If your site already is well-optimized, a few carefully executed efforts -- such as a viral video that captures a lot of attention and links -- can drive a host of additional search traffic. Question #12: Clickthroughs and Page Views Our Google budget was completely cut. Is there anything besides organic listings that you recommend to bring in more clickthroughs and page views?
ANSWER: If your site is already well optimized for organic search rankings, but you have no budget for paid-search ads to drive additional clicks, you still have a host of other marketing channels available to drive visitors to your site and get them to take a valuable action.
For instance, you can promote email newsletters that capture visitors’ email addresses. That gives you a way to continue communicating with them and to promote offers or new content that drives people back to your site. Or you could engage in relevant social-media channels, such as commenting in forums or blog posts, to draw traffic to your site. You can also develop viral marketing campaigns, or share content with relevant blogs, which could, in turn, generate links back to your Web pages. Question #13: Average ROI Lift We've recently gone through a keyword search optimization and have begun incorporating those words in our copy, collaterals, etc. I'd like to know if our ROI is comparable to other large companies. Can you suggest an average lift that we might realize from this sort of activity?
ANSWER: Again, your ROI will depend on your own internal benchmarks. You need to determine your profit margin on the clicks and conversions you generate from organic search results.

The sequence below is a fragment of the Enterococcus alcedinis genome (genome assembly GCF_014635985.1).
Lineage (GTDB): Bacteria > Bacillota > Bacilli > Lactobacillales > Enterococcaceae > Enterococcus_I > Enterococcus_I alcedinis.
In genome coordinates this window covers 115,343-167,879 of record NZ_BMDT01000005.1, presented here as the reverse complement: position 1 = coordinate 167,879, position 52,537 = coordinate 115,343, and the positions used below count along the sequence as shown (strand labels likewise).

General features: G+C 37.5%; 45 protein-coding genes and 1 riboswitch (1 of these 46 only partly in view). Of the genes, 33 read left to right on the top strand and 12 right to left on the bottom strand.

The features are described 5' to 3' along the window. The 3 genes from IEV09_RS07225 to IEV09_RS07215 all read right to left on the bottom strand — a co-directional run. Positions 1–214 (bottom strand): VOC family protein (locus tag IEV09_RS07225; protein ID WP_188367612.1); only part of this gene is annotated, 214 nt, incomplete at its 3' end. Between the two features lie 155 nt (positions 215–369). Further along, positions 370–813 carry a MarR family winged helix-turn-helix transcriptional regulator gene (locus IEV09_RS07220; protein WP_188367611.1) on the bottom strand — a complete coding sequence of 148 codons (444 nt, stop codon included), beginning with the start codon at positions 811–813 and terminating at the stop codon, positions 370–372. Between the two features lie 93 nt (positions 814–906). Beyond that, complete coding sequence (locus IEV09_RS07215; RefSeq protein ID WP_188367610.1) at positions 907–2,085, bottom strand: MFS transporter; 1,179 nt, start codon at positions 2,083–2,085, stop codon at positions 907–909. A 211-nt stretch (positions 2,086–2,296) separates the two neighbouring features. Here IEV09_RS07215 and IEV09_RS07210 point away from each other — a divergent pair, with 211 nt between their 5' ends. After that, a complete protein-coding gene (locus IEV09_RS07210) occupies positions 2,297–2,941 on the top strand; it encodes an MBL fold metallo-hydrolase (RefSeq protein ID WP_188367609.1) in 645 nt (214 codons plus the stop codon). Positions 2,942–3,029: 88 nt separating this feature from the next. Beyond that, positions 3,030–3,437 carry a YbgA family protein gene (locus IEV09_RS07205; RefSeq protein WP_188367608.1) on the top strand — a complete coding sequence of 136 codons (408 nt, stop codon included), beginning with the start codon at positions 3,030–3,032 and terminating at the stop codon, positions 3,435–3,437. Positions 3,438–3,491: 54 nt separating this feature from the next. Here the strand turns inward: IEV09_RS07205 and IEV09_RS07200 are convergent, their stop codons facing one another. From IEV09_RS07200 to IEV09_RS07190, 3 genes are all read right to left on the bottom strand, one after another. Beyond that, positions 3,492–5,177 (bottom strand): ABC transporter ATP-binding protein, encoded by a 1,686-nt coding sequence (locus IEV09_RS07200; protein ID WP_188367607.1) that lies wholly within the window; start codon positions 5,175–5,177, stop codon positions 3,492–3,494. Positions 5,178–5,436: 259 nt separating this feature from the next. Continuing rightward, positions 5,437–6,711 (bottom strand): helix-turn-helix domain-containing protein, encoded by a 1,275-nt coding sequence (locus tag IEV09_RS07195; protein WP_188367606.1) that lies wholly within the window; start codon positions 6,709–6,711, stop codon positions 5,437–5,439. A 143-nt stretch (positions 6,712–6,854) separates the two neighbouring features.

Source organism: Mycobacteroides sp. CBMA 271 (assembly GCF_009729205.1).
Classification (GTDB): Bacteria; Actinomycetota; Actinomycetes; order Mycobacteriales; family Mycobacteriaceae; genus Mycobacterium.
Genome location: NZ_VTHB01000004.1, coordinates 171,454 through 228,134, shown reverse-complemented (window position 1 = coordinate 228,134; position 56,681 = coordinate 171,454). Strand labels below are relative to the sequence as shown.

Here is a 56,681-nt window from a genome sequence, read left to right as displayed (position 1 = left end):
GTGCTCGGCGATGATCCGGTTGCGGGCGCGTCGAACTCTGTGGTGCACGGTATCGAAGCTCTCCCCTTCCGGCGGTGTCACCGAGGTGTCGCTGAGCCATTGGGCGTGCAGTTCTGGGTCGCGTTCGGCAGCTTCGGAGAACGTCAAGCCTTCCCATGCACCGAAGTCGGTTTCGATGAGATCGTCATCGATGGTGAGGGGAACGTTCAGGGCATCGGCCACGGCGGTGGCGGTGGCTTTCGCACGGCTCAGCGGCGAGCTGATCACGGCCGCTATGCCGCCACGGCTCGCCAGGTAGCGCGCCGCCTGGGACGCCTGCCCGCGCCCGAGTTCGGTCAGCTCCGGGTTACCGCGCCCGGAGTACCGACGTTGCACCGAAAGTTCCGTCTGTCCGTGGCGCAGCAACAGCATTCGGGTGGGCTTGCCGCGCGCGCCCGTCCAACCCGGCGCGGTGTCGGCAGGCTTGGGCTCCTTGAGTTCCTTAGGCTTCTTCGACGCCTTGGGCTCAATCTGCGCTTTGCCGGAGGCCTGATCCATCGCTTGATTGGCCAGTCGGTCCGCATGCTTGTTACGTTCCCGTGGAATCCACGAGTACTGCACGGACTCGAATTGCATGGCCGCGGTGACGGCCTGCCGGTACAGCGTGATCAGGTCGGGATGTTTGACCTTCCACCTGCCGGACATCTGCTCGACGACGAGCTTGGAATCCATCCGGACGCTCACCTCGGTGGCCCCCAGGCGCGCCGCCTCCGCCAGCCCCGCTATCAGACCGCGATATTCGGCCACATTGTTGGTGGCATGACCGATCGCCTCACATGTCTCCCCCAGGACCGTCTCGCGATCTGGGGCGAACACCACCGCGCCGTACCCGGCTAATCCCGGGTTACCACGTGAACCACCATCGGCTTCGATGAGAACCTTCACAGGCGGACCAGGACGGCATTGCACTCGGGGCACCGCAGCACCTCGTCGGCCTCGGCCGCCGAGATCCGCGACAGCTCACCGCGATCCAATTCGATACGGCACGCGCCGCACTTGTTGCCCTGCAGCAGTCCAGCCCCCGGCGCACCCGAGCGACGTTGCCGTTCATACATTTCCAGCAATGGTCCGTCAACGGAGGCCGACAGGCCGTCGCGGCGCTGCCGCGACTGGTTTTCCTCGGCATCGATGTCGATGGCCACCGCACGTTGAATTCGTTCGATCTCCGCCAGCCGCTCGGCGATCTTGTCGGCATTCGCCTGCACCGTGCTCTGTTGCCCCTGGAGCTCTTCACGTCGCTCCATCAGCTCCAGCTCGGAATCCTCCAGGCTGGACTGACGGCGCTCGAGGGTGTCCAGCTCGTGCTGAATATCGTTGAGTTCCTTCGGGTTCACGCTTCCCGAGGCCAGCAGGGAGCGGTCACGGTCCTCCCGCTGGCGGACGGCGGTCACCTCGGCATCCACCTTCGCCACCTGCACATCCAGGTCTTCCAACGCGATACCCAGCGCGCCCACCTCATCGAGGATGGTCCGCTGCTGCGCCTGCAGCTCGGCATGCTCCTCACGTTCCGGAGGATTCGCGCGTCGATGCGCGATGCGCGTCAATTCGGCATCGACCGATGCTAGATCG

In general, though, marketers we surveyed said they saw a 38% lift in search traffic six months after an optimization campaign. Question #14: Blogs From a search engine perspective, what role do blogs play in marketing strategies?
ANSWER: Blogs can be a tremendous piece of your search marketing strategy. Blog posts create an ongoing stream of new, keyword-rich content that often generates links from other sites back to your website.
However, you must execute a blog strategy properly to achieve the best results. Make sure you develop a blogging team that understands why they are writing, and which keywords to seed throughout the content. Then, make sure you update that content frequently to capture the attention of search engine spiders as well as human searchers. Question #15: Search Term Competition What should you do when you're in a competitive niche and the good search terms are already optimized by competitors?
ANSWER: The first step is to make sure you’re maximizing the impact of clicks you’re already receiving from your search terms. That means optimizing your landing pages:
- More than 60% of marketers spending between $25,000 and $100,000+ a month on search marketing said optimizing pages for post-click conversions was the most effective way to combat rising keyword prices.
- More than 40% of marketers spending up to $25,000 a month on search marketing said optimizing post-click conversions was the most effective tactic.
Next, you must work harder to identify keywords beyond the most popular, high-volume search terms. Here are three tactics search agencies said were most effective for dealing with high keyword prices:
Tactic #1: Analyze site log files for highly converting keywords
Tactic #2: Explore long search phrases
Tactic #3: Perform internal site search analysis for keywords Useful links related to this article: